Over the course of the Arab Spring, one of the more fascinating aspects of the revolutions has been the use of language and the evolution of slogans between Arab countries. Without a doubt, the central slogan of the Arab Spring has been “The People want the downfall of the Regime” (الشعب يريد إسقاط النظام). I’ll dissect important words of the slogan, because each word has its own story. But first of all-
What language is it in? The answer seems somewhat simple: It is in Arabic. But “Arabic” is a complicated thing: it has multiple spoken registers, and hundreds of dialects that are local to regions in the Arab world. The chant given above is spoken in a higher registers of Arabic, within the linguistic bounds of fus’ha, or Modern Standard Arabic (MSA). Without going deep into the history of MSA, I can summarize by saying that it is a cultural language understood by most Arabs due to its derivation from the Qu’ran and its usage on news networks and in literary texts/newspapers. So, the utterance of the chant itself is significant in that in its language it speaks to a broader Arab polity, and not local demands.
The People (ash-sha’ab): Arabic has multiple words for “people” or “community”. ash-sha’ab is significant is that it is the most “secular” and directly nationalist of these words; it is commonly used in Marxist and leftist streams to stand in for People (as in People’s Revolution).
Want (yurīd)- The word “want” here is interesting to me because it is not quite as forceful as other words in Arabic. For example, in English, we have “need”, “demand”, “require”, “insist on”, so on and so forth. The word yurīd, is more of an “everyday” word, such as “I want to go outside” or “I want to drink water”, so on and so forth. It is also used to express “desire”: Arabic love poetry will use the word in phrases like “I want you to love me”.
the downfall (isqāṭ)- the most important connotation this word is indeed the “falling” aspect of it. The root it comes from (s-q-ṭ), connotes “dropping” verbs; this verbal form essentially means “to cause to drop”, and is used in cases like downing enemy aircraft. Politically, of course, it means “to bring down”, which is interesting to me in the words that were not used. There is no explicit call to “erase” or “destroy”, but rather, to literally bring it down to the level of the people.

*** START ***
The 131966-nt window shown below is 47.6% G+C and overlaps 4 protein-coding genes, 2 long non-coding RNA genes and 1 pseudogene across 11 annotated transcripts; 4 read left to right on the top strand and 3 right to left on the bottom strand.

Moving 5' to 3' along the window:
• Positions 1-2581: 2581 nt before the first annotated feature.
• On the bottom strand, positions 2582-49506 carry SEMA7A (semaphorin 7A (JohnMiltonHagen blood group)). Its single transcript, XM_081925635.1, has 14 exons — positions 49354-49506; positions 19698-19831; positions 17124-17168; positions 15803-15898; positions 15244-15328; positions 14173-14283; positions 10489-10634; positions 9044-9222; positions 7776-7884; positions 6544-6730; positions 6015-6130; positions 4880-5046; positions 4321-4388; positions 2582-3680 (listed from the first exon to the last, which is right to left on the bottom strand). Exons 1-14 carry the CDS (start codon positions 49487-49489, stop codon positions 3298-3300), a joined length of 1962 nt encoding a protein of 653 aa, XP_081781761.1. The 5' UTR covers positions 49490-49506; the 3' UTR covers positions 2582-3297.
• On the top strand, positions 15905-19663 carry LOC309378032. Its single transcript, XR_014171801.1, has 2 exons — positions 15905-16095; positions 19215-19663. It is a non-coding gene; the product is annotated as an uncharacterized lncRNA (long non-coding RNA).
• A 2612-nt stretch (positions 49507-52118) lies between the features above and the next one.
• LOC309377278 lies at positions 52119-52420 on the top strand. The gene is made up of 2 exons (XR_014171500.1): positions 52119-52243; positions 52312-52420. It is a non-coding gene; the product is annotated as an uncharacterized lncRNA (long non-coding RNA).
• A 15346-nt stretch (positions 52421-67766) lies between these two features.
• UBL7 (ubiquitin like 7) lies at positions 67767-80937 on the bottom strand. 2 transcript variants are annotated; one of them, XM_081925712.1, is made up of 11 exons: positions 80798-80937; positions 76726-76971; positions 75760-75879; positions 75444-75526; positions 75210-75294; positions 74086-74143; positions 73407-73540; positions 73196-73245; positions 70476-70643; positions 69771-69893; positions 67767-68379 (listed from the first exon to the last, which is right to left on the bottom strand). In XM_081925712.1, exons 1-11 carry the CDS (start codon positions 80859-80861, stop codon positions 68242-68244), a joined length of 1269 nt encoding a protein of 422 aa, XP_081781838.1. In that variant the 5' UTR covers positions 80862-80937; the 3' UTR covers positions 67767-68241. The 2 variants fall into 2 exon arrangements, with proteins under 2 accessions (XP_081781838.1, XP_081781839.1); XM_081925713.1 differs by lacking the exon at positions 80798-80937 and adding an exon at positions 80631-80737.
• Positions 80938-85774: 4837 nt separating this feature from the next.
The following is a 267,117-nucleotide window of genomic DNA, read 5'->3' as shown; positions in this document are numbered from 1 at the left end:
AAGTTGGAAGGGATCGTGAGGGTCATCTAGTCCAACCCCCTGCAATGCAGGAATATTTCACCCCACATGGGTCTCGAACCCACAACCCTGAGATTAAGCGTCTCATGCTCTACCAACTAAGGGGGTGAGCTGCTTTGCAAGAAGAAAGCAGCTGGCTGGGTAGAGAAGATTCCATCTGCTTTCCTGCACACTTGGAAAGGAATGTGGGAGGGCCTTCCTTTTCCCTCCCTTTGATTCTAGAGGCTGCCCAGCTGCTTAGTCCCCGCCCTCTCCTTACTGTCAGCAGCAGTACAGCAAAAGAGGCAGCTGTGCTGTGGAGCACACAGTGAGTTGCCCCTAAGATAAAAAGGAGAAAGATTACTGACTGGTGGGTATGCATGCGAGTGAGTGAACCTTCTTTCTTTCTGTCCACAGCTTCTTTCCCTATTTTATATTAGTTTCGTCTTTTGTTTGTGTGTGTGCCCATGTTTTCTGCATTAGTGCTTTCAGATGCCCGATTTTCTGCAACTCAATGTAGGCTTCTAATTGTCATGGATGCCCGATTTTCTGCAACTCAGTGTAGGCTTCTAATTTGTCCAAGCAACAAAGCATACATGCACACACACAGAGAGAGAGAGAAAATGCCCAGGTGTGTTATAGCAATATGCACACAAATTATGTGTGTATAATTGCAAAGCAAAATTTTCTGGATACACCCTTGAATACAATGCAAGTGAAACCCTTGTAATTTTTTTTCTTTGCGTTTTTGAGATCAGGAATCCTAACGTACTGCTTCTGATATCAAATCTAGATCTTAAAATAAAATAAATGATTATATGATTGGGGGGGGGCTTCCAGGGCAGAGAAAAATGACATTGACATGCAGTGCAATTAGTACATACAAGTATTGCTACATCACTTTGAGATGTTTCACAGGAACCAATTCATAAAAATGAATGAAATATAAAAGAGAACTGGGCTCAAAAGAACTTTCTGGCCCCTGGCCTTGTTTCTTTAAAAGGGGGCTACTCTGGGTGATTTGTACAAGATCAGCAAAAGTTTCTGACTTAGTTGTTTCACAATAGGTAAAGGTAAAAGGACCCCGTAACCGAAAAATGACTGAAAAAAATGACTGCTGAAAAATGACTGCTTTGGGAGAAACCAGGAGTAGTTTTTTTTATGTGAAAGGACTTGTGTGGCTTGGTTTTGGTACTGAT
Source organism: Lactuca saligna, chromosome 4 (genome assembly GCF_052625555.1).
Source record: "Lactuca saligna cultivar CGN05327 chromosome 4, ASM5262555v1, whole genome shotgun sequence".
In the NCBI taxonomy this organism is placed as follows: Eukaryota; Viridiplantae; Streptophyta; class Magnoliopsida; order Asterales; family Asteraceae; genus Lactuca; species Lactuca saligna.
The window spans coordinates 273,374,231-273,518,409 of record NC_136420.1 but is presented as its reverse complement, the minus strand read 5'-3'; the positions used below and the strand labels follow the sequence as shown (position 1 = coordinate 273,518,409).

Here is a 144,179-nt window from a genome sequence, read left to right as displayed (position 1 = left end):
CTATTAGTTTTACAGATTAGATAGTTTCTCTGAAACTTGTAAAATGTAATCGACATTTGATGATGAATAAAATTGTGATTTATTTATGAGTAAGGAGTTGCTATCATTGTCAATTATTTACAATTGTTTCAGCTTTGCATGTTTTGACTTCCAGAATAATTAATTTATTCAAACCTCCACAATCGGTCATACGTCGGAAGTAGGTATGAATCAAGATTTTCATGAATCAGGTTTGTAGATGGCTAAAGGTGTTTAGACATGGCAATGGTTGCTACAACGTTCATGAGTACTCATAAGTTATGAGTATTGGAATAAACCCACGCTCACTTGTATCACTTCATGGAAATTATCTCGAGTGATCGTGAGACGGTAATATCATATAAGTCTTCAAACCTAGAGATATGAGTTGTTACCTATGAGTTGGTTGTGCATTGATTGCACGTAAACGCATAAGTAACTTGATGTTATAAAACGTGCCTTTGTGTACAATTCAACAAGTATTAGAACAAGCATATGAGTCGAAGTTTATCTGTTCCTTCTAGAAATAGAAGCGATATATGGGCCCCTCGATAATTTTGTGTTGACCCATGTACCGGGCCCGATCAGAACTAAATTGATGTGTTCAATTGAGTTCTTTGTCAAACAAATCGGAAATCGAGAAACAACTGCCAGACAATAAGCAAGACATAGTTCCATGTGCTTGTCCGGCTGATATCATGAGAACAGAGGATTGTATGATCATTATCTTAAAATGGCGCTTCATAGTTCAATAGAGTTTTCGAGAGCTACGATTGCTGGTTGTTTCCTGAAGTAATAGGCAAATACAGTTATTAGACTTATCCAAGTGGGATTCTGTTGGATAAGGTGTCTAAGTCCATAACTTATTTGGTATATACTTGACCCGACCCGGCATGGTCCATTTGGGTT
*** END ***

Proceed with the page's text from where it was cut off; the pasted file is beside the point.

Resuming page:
the Regime (al-niẓām)- This is a fascinating word because “regime” doesn’t quite capture the meaning within. The root it comes from (n-ẓ-m) connotes “order” or “systematizing”; from it springs a great many words, including “to organize,” “organization”, “regularity” and so on. The word al-niẓām, as such, does not explicitly refer to a government. Instead, it refers to a sociopolitical order that the people are trying to bring down, an entire mechanism of terror and discipline that they have broken free of.
Usage of the Slogan-
The slogan arose in Tunisia, home of the first Arab revolution. This video claims to be the first utterance of the slogan, on 14 January, after the flight of Ben Ali, calling for the downfall of the entire dictatorship and those associated with the former dictator. At the beginning the are chanting “Strike, Strike, until the regime falls”. They start chanting “the people want the downfall of the regime” at 0:55.
Egyptians were quick to pick on the slogan as well as their revolution broke out.
Libya, in February 2011-
Yemen, February 2011
Bahrain, in February 2011-
Syria, in March 2011 (chant starts at 0:35)
Other uses of the slogan-
The slogan has become somewhat a brand in the Arab world to express any desire, small or large.
In the West Bank, the slogan was changed to “The People want an end to the division” (ash-sha’ab yurīd inhā’ al-inqisām), expressing a desire to end the political division between Fatah and Hamas that divided the West Bank and Gaza. From Ramallah, February 2011.
In the case of Lebanon, the slogan “the people want the downfall of the regime” expressed a desire to end the ethnic and religious sectarian divisions that has plagued the country since its birth.
In other cases, the slogan has been adopted by supporters of the current regime. In Syria, for example, the slogan was adopted to express love of Bashar al-Assad: “The People want Bashar al-Assad” (ash-sha’ab yurīd Bashar al-Assad). From Syria, October 2011. Warning- turn your speakers down.
In recent months, Islamists have picked up the slogan and adopted it for their own use. The following is a protest in Baba Amro, in February 2012. They chant “The People want the declaration of Jihad” (ash-sha’ab yurīd i’lān al-Jihād).
In this demonstration in Aleppo, February 23 2012, Islamists chant “The Ummah wants an Islamic Caliphate”. They have removed the secularized “People” (ash-sha’ab) and replaced it with the theologically-oriented concept of the Muslim masses (al-Ummah turīd khilāfah islāmiyyah), starting at 2:05.
About MeNews producer. Blogger on politics and culture of the Middle East, specializing in issues of public diplomacy.
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